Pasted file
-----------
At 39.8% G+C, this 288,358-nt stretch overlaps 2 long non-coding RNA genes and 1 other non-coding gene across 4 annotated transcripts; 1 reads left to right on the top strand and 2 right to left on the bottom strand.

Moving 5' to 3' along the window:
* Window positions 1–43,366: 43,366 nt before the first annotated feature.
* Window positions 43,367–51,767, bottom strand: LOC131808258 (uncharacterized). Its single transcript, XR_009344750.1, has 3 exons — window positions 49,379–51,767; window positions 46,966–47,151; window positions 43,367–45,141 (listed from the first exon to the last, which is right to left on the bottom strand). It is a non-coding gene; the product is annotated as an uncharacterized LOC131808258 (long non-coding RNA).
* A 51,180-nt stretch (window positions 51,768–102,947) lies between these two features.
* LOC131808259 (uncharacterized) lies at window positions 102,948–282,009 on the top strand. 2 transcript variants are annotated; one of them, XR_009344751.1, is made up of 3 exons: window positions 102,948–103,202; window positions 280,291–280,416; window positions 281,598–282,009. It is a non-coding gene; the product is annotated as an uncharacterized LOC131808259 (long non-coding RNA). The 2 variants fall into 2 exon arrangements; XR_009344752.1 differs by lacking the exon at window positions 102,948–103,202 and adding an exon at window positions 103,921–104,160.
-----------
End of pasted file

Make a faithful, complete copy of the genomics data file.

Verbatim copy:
At 39.8% G+C, this 288,358-nt stretch overlaps 2 long non-coding RNA genes and 1 other non-coding gene across 4 annotated transcripts; 1 reads left to right on the top strand and 2 right to left on the bottom strand.

Moving 5' to 3' along the window:
* Window positions 1–43,366: 43,366 nt before the first annotated feature.
* Window positions 43,367–51,767, bottom strand: LOC131808258 (uncharacterized). Its single transcript, XR_009344750.1, has 3 exons — window positions 49,379–51,767; window positions 46,966–47,151; window positions 43,367–45,141 (listed from the first exon to the last, which is right to left on the bottom strand). It is a non-coding gene; the product is annotated as an uncharacterized LOC131808258 (long non-coding RNA).
* A 51,180-nt stretch (window positions 51,768–102,947) lies between these two features.
* LOC131808259 (uncharacterized) lies at window positions 102,948–282,009 on the top strand. 2 transcript variants are annotated; one of them, XR_009344751.1, is made up of 3 exons: window positions 102,948–103,202; window positions 280,291–280,416; window positions 281,598–282,009. It is a non-coding gene; the product is annotated as an uncharacterized LOC131808259 (long non-coding RNA). The 2 variants fall into 2 exon arrangements; XR_009344752.1 differs by lacking the exon at window positions 102,948–103,202 and adding an exon at window positions 103,921–104,160.